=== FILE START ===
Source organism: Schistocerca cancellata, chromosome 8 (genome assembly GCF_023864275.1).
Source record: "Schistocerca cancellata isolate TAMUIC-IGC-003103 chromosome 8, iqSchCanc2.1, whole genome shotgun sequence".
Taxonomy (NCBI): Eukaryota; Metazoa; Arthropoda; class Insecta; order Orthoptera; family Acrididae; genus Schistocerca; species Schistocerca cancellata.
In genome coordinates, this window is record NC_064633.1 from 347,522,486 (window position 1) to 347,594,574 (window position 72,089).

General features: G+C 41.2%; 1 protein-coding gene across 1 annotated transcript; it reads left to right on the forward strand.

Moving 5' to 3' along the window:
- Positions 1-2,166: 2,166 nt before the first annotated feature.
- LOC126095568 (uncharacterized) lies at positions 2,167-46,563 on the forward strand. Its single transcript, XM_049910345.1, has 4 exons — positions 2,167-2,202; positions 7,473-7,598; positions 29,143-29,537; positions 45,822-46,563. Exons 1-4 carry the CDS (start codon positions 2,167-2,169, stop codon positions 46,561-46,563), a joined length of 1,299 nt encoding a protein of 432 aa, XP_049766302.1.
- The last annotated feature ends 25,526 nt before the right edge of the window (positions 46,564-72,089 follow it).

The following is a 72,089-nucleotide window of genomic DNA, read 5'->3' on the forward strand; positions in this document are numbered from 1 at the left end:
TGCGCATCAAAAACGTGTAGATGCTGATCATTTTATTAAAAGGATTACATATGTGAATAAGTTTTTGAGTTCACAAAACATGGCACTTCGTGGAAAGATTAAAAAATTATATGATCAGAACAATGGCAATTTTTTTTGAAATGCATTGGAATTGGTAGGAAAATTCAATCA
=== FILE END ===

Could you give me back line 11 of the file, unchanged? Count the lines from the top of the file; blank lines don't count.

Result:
TGCGCATCAAAAACGTGTAGATGCTGATCATTTTATTAAAAGGATTACATATGTGAATAAGTTTTTGAGTTCACAAAACATGGCACTTCGTGGAAAGATTAAAAAATTATATGATCAGAACAATGGCAATTTTTTTTGAAATGCATTGGAATTGGTAGGAAAATTCAATCA